a perpetual inventory system or a periodic inventory system
Sales may be made on credit or for cash. A business document should support every sales transaction, to provide written evidence of the sale. Cash register documents provide evidence of cash sales. A sales invoice
For internal decision-making purposes, merchandising companies may use
more than one sales account. For example, PW Audio Supply may decide to keep
separate sales accounts for its sales of TV sets, DVD recorders, and microwave ovens.
A merchandising company generally has the same types of adjusting entries as a
service company. However, a merchandiser using a perpetual system will require
one additional adjustment to make the records agree with the actual inventory on
hand. Here’s why: At the end of each period, for control purposes, a merchandising
company that uses a perpetual system will take a physical count of its goods on
hand. The company’s unadjusted balance in Inventory usually does not agree with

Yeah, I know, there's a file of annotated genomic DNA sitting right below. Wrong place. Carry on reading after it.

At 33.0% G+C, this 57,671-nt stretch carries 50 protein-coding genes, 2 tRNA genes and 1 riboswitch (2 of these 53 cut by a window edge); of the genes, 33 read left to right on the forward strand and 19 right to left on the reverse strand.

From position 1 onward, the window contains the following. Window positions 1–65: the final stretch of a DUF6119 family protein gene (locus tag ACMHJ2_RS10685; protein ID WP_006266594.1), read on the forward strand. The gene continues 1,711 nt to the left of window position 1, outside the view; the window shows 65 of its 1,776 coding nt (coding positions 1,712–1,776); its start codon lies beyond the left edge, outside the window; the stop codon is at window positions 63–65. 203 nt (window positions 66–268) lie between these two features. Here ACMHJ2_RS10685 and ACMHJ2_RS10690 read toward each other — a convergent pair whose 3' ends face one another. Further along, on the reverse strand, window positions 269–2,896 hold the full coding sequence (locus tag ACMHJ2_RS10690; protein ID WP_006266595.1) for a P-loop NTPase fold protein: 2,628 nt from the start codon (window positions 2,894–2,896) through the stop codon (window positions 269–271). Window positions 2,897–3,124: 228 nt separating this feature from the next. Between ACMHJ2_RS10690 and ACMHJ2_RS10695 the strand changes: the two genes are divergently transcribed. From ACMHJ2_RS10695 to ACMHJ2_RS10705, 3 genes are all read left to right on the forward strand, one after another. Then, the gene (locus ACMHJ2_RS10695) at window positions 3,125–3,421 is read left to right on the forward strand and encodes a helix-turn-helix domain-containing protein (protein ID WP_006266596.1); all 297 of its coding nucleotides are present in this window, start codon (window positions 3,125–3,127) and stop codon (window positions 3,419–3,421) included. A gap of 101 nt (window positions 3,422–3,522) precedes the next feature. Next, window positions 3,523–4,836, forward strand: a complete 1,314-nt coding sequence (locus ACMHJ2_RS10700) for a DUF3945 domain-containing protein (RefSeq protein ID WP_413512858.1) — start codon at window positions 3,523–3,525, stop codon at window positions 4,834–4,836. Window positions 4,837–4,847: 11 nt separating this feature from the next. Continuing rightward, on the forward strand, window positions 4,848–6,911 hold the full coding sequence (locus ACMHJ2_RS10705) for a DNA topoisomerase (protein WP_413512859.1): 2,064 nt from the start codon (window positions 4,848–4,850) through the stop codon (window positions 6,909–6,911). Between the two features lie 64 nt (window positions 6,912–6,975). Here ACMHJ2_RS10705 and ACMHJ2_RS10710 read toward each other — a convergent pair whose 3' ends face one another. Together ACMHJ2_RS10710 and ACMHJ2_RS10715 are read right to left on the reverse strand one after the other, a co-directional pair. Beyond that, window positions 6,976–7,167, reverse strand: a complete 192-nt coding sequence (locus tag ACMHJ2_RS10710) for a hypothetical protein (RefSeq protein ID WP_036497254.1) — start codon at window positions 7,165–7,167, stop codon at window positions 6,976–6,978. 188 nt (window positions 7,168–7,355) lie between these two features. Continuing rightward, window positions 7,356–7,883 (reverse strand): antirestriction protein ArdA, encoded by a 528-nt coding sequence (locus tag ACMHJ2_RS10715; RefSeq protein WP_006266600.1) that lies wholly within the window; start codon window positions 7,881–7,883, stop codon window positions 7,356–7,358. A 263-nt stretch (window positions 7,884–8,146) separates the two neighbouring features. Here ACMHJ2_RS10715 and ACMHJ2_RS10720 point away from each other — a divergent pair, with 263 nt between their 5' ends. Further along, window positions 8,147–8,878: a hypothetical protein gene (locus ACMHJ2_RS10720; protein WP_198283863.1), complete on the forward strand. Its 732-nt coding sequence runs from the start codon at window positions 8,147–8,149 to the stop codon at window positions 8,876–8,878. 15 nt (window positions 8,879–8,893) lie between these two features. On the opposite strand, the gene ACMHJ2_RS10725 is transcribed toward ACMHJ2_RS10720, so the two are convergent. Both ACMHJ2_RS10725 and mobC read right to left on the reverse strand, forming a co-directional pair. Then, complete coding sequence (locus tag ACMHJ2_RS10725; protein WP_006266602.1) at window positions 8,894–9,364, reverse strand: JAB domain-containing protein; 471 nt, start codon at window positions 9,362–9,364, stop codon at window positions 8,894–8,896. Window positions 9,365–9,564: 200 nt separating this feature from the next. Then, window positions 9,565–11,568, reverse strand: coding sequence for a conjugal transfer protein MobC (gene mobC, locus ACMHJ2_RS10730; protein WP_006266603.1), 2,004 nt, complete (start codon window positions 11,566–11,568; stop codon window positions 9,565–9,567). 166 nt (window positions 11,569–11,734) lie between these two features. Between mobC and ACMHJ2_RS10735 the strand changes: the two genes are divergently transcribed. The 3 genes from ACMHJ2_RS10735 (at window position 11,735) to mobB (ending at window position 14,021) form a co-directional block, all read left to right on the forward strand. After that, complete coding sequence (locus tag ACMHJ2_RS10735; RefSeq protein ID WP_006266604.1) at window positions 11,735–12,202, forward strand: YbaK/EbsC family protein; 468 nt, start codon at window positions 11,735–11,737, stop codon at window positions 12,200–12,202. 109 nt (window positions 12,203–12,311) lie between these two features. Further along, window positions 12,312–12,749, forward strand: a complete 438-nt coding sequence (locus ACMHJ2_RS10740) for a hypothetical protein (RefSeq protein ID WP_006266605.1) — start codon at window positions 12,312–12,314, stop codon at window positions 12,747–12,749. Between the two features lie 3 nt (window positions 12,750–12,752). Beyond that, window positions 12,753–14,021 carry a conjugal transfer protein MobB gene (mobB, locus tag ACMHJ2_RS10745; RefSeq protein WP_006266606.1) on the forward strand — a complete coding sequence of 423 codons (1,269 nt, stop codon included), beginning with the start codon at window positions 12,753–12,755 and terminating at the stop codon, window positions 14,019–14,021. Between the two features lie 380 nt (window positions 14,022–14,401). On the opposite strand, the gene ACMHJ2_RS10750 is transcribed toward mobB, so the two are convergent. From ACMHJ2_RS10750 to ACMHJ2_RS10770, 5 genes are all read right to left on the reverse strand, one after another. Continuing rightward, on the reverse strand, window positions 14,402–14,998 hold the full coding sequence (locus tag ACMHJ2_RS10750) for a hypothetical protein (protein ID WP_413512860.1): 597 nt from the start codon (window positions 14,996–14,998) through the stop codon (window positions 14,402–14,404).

the actual amount of inventory on hand. The perpetual inventory records may be
incorrect due to recording errors, theft, or waste. Thus, the company needs to adjust
the perpetual records to make the recorded inventory amount agree with the inventory
on hand. This involves adjusting Inventory and Cost of Goods Sold.
For example, suppose that PW Audio Supply has an unadjusted balance of
$40,500 in Inventory. Through a physical count, PW Audio Supply determines
that its actual merchandise inventory at year-end is $40,000. The company would
make an adjusting entry as follows.
A merchandising company, like a service company, closes to Income Summary all
accounts that affect net income. In journalizing, the company credits all temporary
accounts with debit balances, and debits all temporary accounts with credit
balances, as shown below for PW Audio Supply. Note that PW Audio Supply
closes Cost of Goods Sold to Income Summary.
Forms of Financial Statements
The multiple-step income statement is so named because it shows several steps
in determining net income. Two of these steps relate to the company’s principal
operating activities. A multiple-step statement also distinguishes betw
operating and nonoperating activities. Finally, the statement also highlights
intermediate components of income and shows subgroupings of expenses
total revenues—is required in determining net income.
In a single-step statement, all data are classifi ed into two categories: (1) revenues,
which include both operating revenues and other revenues and gains; and (2)
expenses, which include cost of goods sold, operating expenses, and other expenses